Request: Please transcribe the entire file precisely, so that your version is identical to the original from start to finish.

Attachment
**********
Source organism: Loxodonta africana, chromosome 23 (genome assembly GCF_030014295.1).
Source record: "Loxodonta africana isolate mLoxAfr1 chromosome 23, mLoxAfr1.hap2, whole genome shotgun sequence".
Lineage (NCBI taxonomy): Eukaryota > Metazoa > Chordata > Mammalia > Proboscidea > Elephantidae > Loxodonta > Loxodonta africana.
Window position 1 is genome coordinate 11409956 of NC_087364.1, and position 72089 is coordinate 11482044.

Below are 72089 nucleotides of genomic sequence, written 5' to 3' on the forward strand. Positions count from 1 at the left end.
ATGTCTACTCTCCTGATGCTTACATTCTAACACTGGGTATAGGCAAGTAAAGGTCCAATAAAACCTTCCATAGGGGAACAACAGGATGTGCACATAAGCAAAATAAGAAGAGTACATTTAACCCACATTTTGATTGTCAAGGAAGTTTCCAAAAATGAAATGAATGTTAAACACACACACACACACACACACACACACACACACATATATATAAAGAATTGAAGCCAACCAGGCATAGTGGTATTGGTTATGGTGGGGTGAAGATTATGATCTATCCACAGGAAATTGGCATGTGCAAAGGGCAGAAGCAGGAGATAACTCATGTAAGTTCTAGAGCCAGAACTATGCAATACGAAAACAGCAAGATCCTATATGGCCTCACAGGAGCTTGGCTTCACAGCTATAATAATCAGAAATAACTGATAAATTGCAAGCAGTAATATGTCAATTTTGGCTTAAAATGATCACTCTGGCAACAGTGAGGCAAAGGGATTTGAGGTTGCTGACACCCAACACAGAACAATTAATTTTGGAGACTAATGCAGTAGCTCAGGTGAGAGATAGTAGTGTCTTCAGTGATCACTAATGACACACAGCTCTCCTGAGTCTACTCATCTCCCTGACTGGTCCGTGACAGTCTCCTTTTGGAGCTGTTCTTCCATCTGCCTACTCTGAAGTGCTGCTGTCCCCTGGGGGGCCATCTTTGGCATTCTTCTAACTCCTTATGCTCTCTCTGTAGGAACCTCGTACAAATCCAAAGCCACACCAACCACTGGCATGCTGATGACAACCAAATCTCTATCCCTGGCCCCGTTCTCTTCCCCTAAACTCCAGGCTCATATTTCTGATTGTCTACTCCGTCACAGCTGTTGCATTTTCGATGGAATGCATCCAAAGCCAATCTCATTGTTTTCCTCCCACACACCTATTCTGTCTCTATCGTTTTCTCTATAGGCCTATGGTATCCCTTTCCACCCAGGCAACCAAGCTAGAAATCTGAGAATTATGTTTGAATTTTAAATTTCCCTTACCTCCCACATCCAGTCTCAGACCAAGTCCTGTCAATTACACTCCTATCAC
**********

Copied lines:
Source organism: Loxodonta africana, chromosome 23 (genome assembly GCF_030014295.1).
Source record: "Loxodonta africana isolate mLoxAfr1 chromosome 23, mLoxAfr1.hap2, whole genome shotgun sequence".
Lineage (NCBI taxonomy): Eukaryota > Metazoa > Chordata > Mammalia > Proboscidea > Elephantidae > Loxodonta > Loxodonta africana.
Window position 1 is genome coordinate 11409956 of NC_087364.1, and position 72089 is coordinate 11482044.

Below are 72089 nucleotides of genomic sequence, written 5' to 3' on the forward strand. Positions count from 1 at the left end.
ATGTCTACTCTCCTGATGCTTACATTCTAACACTGGGTATAGGCAAGTAAAGGTCCAATAAAACCTTCCATAGGGGAACAACAGGATGTGCACATAAGCAAAATAAGAAGAGTACATTTAACCCACATTTTGATTGTCAAGGAAGTTTCCAAAAATGAAATGAATGTTAAACACACACACACACACACACACACACACACACACATATATATAAAGAATTGAAGCCAACCAGGCATAGTGGTATTGGTTATGGTGGGGTGAAGATTATGATCTATCCACAGGAAATTGGCATGTGCAAAGGGCAGAAGCAGGAGATAACTCATGTAAGTTCTAGAGCCAGAACTATGCAATACGAAAACAGCAAGATCCTATATGGCCTCACAGGAGCTTGGCTTCACAGCTATAATAATCAGAAATAACTGATAAATTGCAAGCAGTAATATGTCAATTTTGGCTTAAAATGATCACTCTGGCAACAGTGAGGCAAAGGGATTTGAGGTTGCTGACACCCAACACAGAACAATTAATTTTGGAGACTAATGCAGTAGCTCAGGTGAGAGATAGTAGTGTCTTCAGTGATCACTAATGACACACAGCTCTCCTGAGTCTACTCATCTCCCTGACTGGTCCGTGACAGTCTCCTTTTGGAGCTGTTCTTCCATCTGCCTACTCTGAAGTGCTGCTGTCCCCTGGGGGGCCATCTTTGGCATTCTTCTAACTCCTTATGCTCTCTCTGTAGGAACCTCGTACAAATCCAAAGCCACACCAACCACTGGCATGCTGATGACAACCAAATCTCTATCCCTGGCCCCGTTCTCTTCCCCTAAACTCCAGGCTCATATTTCTGATTGTCTACTCCGTCACAGCTGTTGCATTTTCGATGGAATGCATCCAAAGCCAATCTCATTGTTTTCCTCCCACACACCTATTCTGTCTCTATCGTTTTCTCTATAGGCCTATGGTATCCCTTTCCACCCAGGCAACCAAGCTAGAAATCTGAGAATTATGTTTGAATTTTAAATTTCCCTTACCTCCCACATCCAGTCTCAGACCAAGTCCTGTCAATTACACTCCTATCAC